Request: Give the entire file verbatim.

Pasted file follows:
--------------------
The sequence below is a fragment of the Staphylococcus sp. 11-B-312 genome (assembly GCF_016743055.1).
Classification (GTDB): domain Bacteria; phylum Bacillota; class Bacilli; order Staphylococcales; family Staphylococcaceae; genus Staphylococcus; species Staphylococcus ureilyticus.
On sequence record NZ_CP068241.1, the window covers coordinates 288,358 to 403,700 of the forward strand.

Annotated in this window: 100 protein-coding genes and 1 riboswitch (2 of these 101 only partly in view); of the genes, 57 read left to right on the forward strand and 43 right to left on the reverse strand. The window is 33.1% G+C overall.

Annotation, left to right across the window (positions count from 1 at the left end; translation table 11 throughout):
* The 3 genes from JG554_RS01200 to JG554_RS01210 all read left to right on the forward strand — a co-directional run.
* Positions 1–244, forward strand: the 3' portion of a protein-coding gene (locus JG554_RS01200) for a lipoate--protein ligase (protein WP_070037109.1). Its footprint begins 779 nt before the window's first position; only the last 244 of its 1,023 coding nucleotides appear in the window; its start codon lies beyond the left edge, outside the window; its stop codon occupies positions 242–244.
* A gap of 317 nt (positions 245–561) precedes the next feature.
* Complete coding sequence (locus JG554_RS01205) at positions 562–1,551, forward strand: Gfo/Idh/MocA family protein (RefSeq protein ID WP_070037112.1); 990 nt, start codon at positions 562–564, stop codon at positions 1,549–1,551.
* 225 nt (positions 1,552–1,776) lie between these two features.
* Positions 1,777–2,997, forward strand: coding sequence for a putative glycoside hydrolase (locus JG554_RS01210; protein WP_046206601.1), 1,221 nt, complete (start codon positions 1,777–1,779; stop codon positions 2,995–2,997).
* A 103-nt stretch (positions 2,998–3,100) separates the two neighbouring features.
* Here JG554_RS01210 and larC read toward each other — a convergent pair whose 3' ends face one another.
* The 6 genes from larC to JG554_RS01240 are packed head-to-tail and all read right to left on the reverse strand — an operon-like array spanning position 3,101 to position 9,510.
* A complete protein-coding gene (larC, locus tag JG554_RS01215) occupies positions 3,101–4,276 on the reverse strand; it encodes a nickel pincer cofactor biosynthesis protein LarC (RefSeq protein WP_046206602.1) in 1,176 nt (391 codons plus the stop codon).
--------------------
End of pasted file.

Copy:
The sequence below is a fragment of the Staphylococcus sp. 11-B-312 genome (assembly GCF_016743055.1).
Classification (GTDB): domain Bacteria; phylum Bacillota; class Bacilli; order Staphylococcales; family Staphylococcaceae; genus Staphylococcus; species Staphylococcus ureilyticus.
On sequence record NZ_CP068241.1, the window covers coordinates 288,358 to 403,700 of the forward strand.

Annotated in this window: 100 protein-coding genes and 1 riboswitch (2 of these 101 only partly in view); of the genes, 57 read left to right on the forward strand and 43 right to left on the reverse strand. The window is 33.1% G+C overall.

Annotation, left to right across the window (positions count from 1 at the left end; translation table 11 throughout):
* The 3 genes from JG554_RS01200 to JG554_RS01210 all read left to right on the forward strand — a co-directional run.
* Positions 1–244, forward strand: the 3' portion of a protein-coding gene (locus JG554_RS01200) for a lipoate--protein ligase (protein WP_070037109.1). Its footprint begins 779 nt before the window's first position; only the last 244 of its 1,023 coding nucleotides appear in the window; its start codon lies beyond the left edge, outside the window; its stop codon occupies positions 242–244.
* A gap of 317 nt (positions 245–561) precedes the next feature.
* Complete coding sequence (locus JG554_RS01205) at positions 562–1,551, forward strand: Gfo/Idh/MocA family protein (RefSeq protein ID WP_070037112.1); 990 nt, start codon at positions 562–564, stop codon at positions 1,549–1,551.
* 225 nt (positions 1,552–1,776) lie between these two features.
* Positions 1,777–2,997, forward strand: coding sequence for a putative glycoside hydrolase (locus JG554_RS01210; protein WP_046206601.1), 1,221 nt, complete (start codon positions 1,777–1,779; stop codon positions 2,995–2,997).
* A 103-nt stretch (positions 2,998–3,100) separates the two neighbouring features.
* Here JG554_RS01210 and larC read toward each other — a convergent pair whose 3' ends face one another.
* The 6 genes from larC to JG554_RS01240 are packed head-to-tail and all read right to left on the reverse strand — an operon-like array spanning position 3,101 to position 9,510.
* A complete protein-coding gene (larC, locus tag JG554_RS01215) occupies positions 3,101–4,276 on the reverse strand; it encodes a nickel pincer cofactor biosynthesis protein LarC (RefSeq protein WP_046206602.1) in 1,176 nt (391 codons plus the stop codon).